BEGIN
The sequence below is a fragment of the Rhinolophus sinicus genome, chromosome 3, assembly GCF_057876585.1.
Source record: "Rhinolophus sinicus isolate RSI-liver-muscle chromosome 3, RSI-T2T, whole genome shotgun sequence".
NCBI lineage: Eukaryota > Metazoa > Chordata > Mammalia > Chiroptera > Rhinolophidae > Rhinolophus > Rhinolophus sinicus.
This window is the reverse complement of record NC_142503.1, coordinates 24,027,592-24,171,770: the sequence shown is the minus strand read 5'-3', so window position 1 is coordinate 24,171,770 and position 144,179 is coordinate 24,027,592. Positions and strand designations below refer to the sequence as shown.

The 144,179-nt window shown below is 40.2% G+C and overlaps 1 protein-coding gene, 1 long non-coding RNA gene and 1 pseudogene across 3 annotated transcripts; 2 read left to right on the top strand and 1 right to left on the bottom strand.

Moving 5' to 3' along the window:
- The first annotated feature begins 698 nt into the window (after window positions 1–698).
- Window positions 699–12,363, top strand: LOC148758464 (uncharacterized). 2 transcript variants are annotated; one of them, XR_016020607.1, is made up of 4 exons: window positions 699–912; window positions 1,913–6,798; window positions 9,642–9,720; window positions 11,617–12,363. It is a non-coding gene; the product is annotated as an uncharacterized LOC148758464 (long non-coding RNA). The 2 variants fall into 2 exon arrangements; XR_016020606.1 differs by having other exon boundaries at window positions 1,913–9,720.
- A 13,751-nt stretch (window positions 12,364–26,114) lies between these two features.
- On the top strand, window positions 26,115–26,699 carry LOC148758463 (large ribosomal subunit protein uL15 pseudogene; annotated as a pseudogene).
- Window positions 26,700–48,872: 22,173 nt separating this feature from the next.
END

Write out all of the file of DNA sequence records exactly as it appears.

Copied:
The sequence below is a fragment of the Rhinolophus sinicus genome, chromosome 3, assembly GCF_057876585.1.
Source record: "Rhinolophus sinicus isolate RSI-liver-muscle chromosome 3, RSI-T2T, whole genome shotgun sequence".
NCBI lineage: Eukaryota > Metazoa > Chordata > Mammalia > Chiroptera > Rhinolophidae > Rhinolophus > Rhinolophus sinicus.
This window is the reverse complement of record NC_142503.1, coordinates 24,027,592-24,171,770: the sequence shown is the minus strand read 5'-3', so window position 1 is coordinate 24,171,770 and position 144,179 is coordinate 24,027,592. Positions and strand designations below refer to the sequence as shown.

The 144,179-nt window shown below is 40.2% G+C and overlaps 1 protein-coding gene, 1 long non-coding RNA gene and 1 pseudogene across 3 annotated transcripts; 2 read left to right on the top strand and 1 right to left on the bottom strand.

Moving 5' to 3' along the window:
- The first annotated feature begins 698 nt into the window (after window positions 1–698).
- Window positions 699–12,363, top strand: LOC148758464 (uncharacterized). 2 transcript variants are annotated; one of them, XR_016020607.1, is made up of 4 exons: window positions 699–912; window positions 1,913–6,798; window positions 9,642–9,720; window positions 11,617–12,363. It is a non-coding gene; the product is annotated as an uncharacterized LOC148758464 (long non-coding RNA). The 2 variants fall into 2 exon arrangements; XR_016020606.1 differs by having other exon boundaries at window positions 1,913–9,720.
- A 13,751-nt stretch (window positions 12,364–26,114) lies between these two features.
- On the top strand, window positions 26,115–26,699 carry LOC148758463 (large ribosomal subunit protein uL15 pseudogene; annotated as a pseudogene).
- Window positions 26,700–48,872: 22,173 nt separating this feature from the next.